Likely shifting their profiles further towards their strengths due to maximizing peak power at heavier loads for the force dominant fighter and vice versa for the velocity dominant fighter.

Ideally, you want to be able to shift the whole profile to the right like this.

force-velocity relationship

Using the jump squat with loads between 20-45% 1RM and also loads much heavier than this (even up to 80% 1RM) will target both ends of the force-velocity profile and ideally, shift the line to the right enhancing both force and velocity [7].

How To Structure A Workout With Jump Squats For MMA

There are many ways to program jump squats within a strength and conditioning program to enhance power output in MMA.

Straight sets

Straight sets just refers to your traditional set and rep schemes. This is the simplest way to program your jump squats. For example:

3 x 3 @30% 1RM with 2-3 minutes rest between sets.

Cluster sets

Now we start getting a little more advanced. A cluster set is similar to a straight set except you will have 20-30 seconds rest between each rep or between every two reps. For example:

3 x 2+2+2 @30% 1RM with 30 seconds between reps and 2-3 minutes rest between sets.

So you’d perform 2 maximal reps, rack the bar, rest 30 seconds and repeat two more times. Why would you do this?

Cluster sets allow the maintenance of velocity throughout the set. If you performed all 6 reps without any rest, the speed of your reps would decrease as you got near the end of the set. Hence, your sets and reps would be performed at a higher quality.

The intra-set rest period also reduces the fatigue compared to performing all reps as a straight-set.

Contrast sets

A contrast is essentially pairing similar heavy and lighter movements together as a superset. Using the sample of the jump squat, a contrast set may look like this:

A1) Back Squat 3 x 3 @85% 1RM

A2) Jump Squat 3 x 4 @30% 1RM

The idea behind a contrast set is taking advantage of the post-activation potentiation phenomenon (PAP). It can be explained as picking a bucket of water that is really heavy.

Unbeknownst to you, your friend tips out half of the water before you lift the bucket again. You pick the bucket up thinking it is full and you rip it up so quickly the water splashes out and soaks you.

The same principle applies to the above superset. The heavy back squat sets a neural imprint in your brain so when it comes to the jump squat, it feels lighter than it usually would and you jump higher.

You can also use a specific contrast set where the MMA technique is the second exercise. For example:

A1) Jump Squat 3 x 4 @30% 1RM

A2) Double Leg Shots 3 x 2

Velocity drop

This is the most advanced set and rep scheme out of these listed. It requires a special device that is able to track bar velocity. This could be a Gymaware, Vmax Pro, PUSH Band, or any of the myriad of devices out there.

Using the velocity drop off method has similar outcomes to using cluster sets. Reducing fatigue and maintaining high quality of all the reps performed. An example would look like this:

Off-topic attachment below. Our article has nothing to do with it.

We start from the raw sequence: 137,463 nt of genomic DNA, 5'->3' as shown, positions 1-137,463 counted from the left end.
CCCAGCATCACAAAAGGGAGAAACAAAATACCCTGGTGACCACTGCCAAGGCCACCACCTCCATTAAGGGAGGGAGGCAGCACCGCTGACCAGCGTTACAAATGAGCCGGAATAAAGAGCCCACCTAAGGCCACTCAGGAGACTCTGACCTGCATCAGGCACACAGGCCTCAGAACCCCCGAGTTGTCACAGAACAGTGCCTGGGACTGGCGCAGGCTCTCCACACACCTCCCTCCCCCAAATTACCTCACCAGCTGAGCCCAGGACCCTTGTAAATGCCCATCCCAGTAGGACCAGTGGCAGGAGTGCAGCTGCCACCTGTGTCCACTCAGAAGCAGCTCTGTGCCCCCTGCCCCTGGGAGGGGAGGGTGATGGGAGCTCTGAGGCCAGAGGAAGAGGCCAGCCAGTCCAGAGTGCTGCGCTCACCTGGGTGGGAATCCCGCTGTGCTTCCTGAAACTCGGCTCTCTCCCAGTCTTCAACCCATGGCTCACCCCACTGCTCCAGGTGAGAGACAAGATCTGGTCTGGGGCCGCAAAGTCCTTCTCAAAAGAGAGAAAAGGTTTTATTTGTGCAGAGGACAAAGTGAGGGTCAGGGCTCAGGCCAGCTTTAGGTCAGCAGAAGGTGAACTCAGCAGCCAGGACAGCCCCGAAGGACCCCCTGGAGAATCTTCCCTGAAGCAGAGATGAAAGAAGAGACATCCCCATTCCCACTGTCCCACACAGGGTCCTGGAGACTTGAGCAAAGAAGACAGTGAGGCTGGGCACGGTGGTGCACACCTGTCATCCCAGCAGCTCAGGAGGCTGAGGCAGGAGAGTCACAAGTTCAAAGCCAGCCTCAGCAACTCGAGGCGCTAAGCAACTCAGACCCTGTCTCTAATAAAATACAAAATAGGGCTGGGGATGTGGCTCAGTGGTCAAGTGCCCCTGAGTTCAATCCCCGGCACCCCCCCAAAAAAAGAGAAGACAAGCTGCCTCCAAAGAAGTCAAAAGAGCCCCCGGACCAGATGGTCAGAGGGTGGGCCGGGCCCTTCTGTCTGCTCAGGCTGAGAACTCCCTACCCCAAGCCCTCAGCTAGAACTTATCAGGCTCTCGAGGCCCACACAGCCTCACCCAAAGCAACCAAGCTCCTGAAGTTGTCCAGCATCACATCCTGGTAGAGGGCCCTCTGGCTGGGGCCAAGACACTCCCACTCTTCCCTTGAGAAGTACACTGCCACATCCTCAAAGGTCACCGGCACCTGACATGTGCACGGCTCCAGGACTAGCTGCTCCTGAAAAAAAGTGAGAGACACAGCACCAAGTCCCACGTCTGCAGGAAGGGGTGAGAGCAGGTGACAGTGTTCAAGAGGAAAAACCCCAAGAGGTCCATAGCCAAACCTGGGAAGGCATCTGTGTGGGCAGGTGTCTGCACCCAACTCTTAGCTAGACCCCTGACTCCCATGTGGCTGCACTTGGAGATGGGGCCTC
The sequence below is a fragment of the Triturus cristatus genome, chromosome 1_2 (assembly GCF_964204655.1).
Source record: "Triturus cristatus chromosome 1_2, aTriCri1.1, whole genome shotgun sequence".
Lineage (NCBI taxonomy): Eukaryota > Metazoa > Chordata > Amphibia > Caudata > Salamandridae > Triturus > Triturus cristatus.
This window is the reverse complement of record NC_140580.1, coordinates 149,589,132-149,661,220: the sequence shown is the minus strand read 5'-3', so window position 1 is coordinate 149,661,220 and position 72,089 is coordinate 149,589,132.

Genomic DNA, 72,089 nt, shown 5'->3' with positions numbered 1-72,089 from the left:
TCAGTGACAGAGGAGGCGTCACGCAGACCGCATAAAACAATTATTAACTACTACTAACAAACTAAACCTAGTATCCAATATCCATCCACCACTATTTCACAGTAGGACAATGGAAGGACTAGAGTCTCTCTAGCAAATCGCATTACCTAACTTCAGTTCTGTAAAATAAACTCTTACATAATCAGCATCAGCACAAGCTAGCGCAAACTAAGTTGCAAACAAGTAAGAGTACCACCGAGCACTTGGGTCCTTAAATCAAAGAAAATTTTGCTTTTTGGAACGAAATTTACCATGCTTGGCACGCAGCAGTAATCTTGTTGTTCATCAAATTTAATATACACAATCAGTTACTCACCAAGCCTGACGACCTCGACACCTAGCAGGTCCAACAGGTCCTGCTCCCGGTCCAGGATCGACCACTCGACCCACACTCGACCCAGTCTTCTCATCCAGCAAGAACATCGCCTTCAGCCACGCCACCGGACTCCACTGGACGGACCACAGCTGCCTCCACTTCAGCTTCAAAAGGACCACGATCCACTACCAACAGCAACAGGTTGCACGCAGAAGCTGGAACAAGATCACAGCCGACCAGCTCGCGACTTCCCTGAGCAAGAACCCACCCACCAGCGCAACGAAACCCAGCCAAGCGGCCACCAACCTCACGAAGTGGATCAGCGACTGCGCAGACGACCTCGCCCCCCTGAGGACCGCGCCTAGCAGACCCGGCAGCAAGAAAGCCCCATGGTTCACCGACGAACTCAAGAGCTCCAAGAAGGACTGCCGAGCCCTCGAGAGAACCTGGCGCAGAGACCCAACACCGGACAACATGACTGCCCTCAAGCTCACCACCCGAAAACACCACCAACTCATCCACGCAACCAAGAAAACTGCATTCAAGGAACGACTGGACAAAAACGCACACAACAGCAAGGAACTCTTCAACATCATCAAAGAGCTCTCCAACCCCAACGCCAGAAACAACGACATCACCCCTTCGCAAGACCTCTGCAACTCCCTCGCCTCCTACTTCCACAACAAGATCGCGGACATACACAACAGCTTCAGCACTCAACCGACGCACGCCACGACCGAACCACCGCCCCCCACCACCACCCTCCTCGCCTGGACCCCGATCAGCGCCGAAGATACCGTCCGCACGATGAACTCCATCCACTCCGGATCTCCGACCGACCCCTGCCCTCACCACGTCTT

3 x 90% velocity drop off from 1st rep @30% 1RM with 3+ minutes between sets.

As you may notice, there are no reps prescribed. The beauty of this method is the number of reps is dictated by how many good quality reps you can get. For example, if you jumped 1.0 m.s for your first rep, only once the velocity of your reps drops below 0.90 m.s would the set be terminated.

This has been shown to preferentially target Type IIX muscle fibers and minimizes fatigue compared to using a greater velocity drop off.

Which Set Structure Do You Use?

This will be highly dependent on the equipment you have and the training background you possess. Start with straight sets of jump squats. You can progress to contrast or cluster sets as you need change.


1. Filimonov, V. I., Koptsev, K. N., Husyanov, Z. M., & Nazarov, S. S. (1985). Boxing: Means of increasing strength of the punch. Strength & Conditioning Journal7(6), 65-66.

2. Demirkan, E., Koz, M., Kutlu, M., & Favre, M. (2015). Comparison of physical and physiological profiles in elite and amateur young wrestlers. The Journal of Strength & Conditioning Research29(7), 1876-1883.

3. Cormie, P., McGUIGAN, M. R., & Newton, R. U. (2010). Changes in the eccentric phase contribute to improved stretch-shorten cycle performance after training. Medicine & Science in Sports & Exercise42(9), 1731-1744.

4. Stone, M. H., Pierce, K. C., Sands, W. A., & Stone, M. E. (2006). Weightlifting: A brief overview. Strength and Conditioning Journal28(1), 50.

5. Harris, N. K., Cronin, J. B., Hopkins, W. G., & Hansen, K. T. (2008). Squat jump training at maximal power loads vs. heavy loads: effect on sprint ability. The Journal of Strength & Conditioning Research22(6), 1742-1749.

6. Wilson, G. J., Newton, R. U., Murphy, A. J., & Humphries, B. J. (1993). The optimal training load for the development of dynamic athletic performance. Medicine and science in sports and exercise25(11), 1279-1286.

7. Haff, G. G., & Nimphius, S. (2012). Training principles for power. Strength & Conditioning Journal34(6), 2-12.

About the author 

James de Lacey

I am a professional strength & conditioning coach that works with professional and international level teams and athletes. I am a published scientific researcher and have completed my Masters in Sport & Exercise Science. I've combined my knowledge of research and experience to bring you the most practical bites to be applied to your combat training.